Archetype – Definition of Archetype
The word archetype comes from the Greek archetypos (arche- first + typos- stamp, mold, type). In its original sense, it simply means prime im-printer, an original model or mold from which copies are made.
In the 20th century, the term re-emerged as a fundamental component of the Jungian psychoanalytic lexicon. Jung depicted it as a universal pre-existing pattern that informs the development of both psyche and matter, an “a priori structural form of the stuff of consciousness.”
The psychologist James Hillman calls archetypes “the deepest patterns of psychic functioning, the roots of the soul governing the perspective we have of ourselves and the world.”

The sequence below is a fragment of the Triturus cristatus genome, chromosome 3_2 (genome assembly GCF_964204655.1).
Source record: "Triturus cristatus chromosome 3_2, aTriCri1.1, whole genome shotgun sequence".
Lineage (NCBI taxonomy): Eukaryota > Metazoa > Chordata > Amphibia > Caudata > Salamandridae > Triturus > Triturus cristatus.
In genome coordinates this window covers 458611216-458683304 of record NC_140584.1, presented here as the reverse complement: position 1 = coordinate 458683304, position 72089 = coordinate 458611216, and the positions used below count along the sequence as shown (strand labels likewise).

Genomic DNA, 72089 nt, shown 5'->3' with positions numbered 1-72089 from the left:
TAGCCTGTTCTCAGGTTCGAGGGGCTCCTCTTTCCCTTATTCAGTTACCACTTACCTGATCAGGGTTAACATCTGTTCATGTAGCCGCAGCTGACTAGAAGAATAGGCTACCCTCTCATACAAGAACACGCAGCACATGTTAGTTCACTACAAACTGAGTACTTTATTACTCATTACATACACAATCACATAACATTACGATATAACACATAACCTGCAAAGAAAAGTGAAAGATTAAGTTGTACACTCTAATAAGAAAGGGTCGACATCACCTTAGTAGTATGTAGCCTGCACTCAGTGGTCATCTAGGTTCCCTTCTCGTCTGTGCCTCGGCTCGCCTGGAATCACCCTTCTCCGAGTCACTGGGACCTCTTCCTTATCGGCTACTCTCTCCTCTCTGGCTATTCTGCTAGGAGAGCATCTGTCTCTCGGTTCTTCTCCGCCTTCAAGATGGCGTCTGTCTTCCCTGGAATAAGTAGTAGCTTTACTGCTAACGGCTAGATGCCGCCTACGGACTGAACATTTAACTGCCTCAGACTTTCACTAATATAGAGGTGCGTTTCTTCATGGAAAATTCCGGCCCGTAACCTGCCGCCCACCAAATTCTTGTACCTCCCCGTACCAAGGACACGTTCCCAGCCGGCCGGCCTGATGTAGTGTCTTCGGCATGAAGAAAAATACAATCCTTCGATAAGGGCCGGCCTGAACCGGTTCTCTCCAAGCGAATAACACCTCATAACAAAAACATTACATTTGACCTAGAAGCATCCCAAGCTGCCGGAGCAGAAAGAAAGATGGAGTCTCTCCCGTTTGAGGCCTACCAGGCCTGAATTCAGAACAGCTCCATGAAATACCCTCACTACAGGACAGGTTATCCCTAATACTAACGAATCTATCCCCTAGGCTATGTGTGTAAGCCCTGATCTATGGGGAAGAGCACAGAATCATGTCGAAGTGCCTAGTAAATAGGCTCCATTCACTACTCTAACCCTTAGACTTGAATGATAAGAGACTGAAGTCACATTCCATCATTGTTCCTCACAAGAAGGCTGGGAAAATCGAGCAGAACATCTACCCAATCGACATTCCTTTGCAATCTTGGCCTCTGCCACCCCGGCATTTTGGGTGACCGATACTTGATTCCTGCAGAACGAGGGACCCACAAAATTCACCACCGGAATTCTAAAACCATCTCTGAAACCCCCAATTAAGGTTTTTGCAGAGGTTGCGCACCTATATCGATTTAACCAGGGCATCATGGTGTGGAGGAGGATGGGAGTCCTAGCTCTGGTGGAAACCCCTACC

In astrology, the concept of archetype carries great meaning as various astrological relationships were conceived as the primordial images of what Plato called the Eternal Ideas or prototypes that underpin all forms of reality. Thus various configurations of the planets in the chart are read as significators of fundamental archetypal forms or structures.
The attraction or binding together of similar patterns of form and meaning.
The energetic function of the archetype, which finds its expression (manifestation) in time and space. Archetypal fields are considered non-local – that is, they cannot be measured according to traditional scientific criteria (as are gravitational and electromagnetic fields). The concept of an archetypal field is a particularly compelling way to understand the relationship between astronomical configurations, events in nature and human life, as well as internal psychological experience.